Non-Intentional Design (2020)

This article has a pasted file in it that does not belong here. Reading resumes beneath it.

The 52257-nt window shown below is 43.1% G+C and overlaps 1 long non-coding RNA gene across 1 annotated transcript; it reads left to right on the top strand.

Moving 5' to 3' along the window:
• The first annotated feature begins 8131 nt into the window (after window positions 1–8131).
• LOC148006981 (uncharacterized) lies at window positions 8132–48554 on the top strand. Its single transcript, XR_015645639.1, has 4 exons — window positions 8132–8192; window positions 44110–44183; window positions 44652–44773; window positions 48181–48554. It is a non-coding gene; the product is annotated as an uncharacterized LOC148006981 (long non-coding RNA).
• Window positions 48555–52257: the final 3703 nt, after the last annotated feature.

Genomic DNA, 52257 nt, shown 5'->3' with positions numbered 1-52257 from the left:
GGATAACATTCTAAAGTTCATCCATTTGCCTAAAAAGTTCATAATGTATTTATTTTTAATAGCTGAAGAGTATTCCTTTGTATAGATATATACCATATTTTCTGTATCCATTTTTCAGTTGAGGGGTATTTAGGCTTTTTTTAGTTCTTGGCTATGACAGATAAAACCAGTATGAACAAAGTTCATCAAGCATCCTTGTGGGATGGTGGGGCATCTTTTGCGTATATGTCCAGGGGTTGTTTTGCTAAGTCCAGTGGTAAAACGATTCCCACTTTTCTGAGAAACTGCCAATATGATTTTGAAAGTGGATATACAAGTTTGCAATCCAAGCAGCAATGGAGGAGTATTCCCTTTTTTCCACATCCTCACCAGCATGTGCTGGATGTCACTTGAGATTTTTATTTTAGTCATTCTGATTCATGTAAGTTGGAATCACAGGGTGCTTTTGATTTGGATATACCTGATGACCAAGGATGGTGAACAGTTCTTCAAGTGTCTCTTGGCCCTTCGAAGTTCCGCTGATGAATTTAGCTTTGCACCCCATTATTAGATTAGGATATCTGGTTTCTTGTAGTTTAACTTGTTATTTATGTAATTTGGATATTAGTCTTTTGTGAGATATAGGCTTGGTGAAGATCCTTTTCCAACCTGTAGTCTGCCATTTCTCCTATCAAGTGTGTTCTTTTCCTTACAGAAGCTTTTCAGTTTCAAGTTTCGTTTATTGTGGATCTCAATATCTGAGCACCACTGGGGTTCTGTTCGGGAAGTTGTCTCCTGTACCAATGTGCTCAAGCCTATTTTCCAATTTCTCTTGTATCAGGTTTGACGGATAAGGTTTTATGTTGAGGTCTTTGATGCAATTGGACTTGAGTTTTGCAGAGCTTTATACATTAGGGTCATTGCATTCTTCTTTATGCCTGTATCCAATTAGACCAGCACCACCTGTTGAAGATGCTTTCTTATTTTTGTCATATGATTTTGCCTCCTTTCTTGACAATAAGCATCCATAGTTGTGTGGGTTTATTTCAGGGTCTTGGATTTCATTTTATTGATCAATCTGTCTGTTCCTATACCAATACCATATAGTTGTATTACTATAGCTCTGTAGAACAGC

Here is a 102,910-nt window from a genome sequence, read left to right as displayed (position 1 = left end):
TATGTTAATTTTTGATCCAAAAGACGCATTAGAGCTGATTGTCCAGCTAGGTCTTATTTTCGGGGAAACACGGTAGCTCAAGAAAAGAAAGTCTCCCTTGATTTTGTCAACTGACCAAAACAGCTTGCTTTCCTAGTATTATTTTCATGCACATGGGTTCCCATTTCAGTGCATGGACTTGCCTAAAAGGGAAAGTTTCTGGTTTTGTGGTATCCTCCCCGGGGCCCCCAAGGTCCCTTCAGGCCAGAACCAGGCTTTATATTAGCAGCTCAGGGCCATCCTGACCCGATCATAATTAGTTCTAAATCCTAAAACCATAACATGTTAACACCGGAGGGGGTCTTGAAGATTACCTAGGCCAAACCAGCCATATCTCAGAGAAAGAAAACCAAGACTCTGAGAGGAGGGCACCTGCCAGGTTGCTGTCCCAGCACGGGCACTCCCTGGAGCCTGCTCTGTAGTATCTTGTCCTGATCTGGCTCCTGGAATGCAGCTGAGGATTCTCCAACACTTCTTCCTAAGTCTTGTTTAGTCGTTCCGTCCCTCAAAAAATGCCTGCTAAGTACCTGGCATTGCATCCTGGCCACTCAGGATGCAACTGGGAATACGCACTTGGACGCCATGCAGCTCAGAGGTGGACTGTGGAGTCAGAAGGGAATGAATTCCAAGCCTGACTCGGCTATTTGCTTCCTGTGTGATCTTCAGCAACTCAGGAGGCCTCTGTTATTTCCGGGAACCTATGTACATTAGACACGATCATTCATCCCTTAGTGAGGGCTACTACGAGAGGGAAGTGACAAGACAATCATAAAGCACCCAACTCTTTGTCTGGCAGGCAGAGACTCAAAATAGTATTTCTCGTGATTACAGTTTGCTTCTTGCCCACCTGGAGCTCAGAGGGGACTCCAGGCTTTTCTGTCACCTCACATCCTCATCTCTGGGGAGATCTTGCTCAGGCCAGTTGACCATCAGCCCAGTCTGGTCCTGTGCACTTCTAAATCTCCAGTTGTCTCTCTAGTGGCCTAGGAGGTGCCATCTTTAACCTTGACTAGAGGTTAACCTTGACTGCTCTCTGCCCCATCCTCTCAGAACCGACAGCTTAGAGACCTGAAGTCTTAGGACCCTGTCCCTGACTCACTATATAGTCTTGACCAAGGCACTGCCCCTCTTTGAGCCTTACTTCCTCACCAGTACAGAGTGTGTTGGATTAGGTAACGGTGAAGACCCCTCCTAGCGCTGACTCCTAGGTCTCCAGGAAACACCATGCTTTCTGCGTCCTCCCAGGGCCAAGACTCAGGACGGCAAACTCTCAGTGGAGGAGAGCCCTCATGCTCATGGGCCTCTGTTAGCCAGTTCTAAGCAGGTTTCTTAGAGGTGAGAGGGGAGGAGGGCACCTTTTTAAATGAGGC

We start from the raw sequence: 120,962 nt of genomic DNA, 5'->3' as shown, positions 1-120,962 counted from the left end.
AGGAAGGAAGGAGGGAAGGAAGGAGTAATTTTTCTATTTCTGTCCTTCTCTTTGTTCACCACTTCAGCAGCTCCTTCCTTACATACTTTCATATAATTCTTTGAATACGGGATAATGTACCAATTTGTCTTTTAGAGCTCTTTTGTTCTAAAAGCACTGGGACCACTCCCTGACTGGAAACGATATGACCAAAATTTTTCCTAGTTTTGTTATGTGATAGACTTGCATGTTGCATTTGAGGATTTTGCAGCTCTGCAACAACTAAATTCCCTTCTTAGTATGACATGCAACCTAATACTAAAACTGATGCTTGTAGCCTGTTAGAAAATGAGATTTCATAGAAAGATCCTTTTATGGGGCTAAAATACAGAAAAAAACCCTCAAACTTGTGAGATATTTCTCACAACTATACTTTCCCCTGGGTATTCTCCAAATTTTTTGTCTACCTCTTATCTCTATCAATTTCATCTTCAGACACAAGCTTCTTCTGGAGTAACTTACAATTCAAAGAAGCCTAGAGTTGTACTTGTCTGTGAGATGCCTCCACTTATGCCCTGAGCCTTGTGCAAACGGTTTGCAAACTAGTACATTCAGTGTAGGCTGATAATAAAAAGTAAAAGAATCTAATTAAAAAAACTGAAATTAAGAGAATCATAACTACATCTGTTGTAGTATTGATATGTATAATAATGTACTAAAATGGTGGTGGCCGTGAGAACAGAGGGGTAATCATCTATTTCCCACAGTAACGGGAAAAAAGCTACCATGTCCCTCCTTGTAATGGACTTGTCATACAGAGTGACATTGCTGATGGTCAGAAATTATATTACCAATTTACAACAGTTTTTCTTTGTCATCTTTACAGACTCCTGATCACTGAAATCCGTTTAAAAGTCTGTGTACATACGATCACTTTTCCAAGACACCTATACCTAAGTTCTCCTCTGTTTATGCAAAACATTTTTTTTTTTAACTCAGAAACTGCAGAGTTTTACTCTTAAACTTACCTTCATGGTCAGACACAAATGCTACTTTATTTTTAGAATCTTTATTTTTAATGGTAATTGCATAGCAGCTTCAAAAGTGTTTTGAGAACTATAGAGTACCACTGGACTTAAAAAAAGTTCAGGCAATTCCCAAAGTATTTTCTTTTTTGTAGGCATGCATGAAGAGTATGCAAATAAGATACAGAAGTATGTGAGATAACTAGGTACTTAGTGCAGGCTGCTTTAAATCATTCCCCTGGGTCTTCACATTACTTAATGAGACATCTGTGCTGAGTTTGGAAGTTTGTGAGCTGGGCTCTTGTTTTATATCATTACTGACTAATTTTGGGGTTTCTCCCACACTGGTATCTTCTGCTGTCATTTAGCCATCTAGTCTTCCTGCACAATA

Brandes et al. (2009) define Non-Intentional Design as ‘the everyday re-design of the designed world’ (ibid: 10). It is ‘the user’s motivation to use an object for a purpose other than that for which it was professionally intended’ (ibid: 12). As design researcher, NID is one of my passions and research area as it shows what people do spontaneously with objects when facing a situational problem. I have thus investigated the street from an empiricist perspective, observing and taking pictures of what I could see, as for example a bicycle basket transformed into a wastepaper basket, lampposts and walls as advertising hoarding, trees and railings as mop holders, power cables and fences as clothes rail, etc. At times, different solutions arise to solve the same problem, as when mops dry on different supports, or the same element has different uses to offer, as when trees are used as bins, to hold mops, to stretch muscles, etc. As such, the non-intentional use of mundane objects can be observed in Guanzhuang street through the following selection of images. Where there is people, there will be Non-Intentional Design.